Argosy University will pay $3.3 million to 66 former students of its doctorate of education in counseling psychology (EdD-CP) program at its Denver campus to settle a civil lawsuit filed by the Colorado Attorney General's Office in December. Prosecutors accused Argosy of misleading students to believe that the program was APA accredited and could lead to licensure as a psychologist.
"Our investigation revealed a pattern of Argosy recklessly launching doctoral degree programs without substantiating or supporting that they led to the advertised outcomes," Colorado's Deputy Attorney General Jan Zavislan, said in a press release.
According to the court documents, investigators said that Argosy told students that its EdD-CP program was APA accredited or in the process of applying for APA accreditation, but neither was true. Colorado requires candidates for licensure to have graduated from an APA-accredited training program. APA has no record of the program's ever applying for accreditation, says APA's Susan Zlotlow, PhD, who directs APA's Office of Program Consultation and Accreditation.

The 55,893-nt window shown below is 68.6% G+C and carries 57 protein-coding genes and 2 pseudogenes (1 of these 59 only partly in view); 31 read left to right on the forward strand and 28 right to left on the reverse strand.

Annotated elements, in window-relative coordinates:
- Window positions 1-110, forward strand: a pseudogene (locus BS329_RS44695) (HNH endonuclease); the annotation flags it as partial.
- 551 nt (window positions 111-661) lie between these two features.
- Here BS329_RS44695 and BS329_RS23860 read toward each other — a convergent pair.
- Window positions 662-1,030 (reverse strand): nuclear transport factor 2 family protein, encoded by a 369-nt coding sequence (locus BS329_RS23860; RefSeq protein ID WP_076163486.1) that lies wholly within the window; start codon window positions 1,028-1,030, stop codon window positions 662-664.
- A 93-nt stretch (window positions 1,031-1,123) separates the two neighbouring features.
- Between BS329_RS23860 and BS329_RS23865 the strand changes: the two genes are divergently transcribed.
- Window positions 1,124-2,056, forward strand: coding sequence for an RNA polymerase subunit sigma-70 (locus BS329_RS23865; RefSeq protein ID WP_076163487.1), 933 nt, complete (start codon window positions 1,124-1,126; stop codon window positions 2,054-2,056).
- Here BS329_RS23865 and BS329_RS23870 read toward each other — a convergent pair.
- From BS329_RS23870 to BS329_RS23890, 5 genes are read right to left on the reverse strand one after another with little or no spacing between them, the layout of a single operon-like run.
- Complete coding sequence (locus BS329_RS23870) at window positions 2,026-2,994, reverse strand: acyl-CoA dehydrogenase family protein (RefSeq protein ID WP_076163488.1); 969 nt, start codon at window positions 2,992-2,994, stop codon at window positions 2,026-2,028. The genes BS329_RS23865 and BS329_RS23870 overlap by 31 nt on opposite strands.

Argosy and its parent company, Educational Management Corp., stated that the program never intended to apply for APA accreditation because APA does not accredit programs that meet only on weekends as the EdD-CP program did. The state's investigation also revealed that, in 2010, Argosy told EdD-CP students that the program no longer met Colorado's licensure requirements because the state's Board of Psychologist Examiners had changed its licensure rules. In fact, the board had not altered its licensure requirements since January 2006, before Argosy launched the EdD-CP program in 2007.
Argosy agreed to the settlement to resolve the lawsuit. "At Argosy University, student achievement is our top priority, and we are committed to constant improvement. It was important for us to cooperate with the Office of the Colorado Attorney General throughout this investigation and bring the matter to a final resolution," says Chris Hardman, of Educational Management Corp.
In addition to repaying the students' tuition and living expenses, the settlement also requires Argosy to stop advertising its Denver EdD-CP program as a psychology licensure-track program and to cease the claim that enrollment in the program leads to licensure. According to Hardman, "Argosy University, Denver, continues to enroll students in the non-licensure track of the program it launched in 2013."
APA's Commission on Accreditation lists programs that are accredited, applying for accreditation or withdrawing from accreditation.
— Jamie Chamberlin
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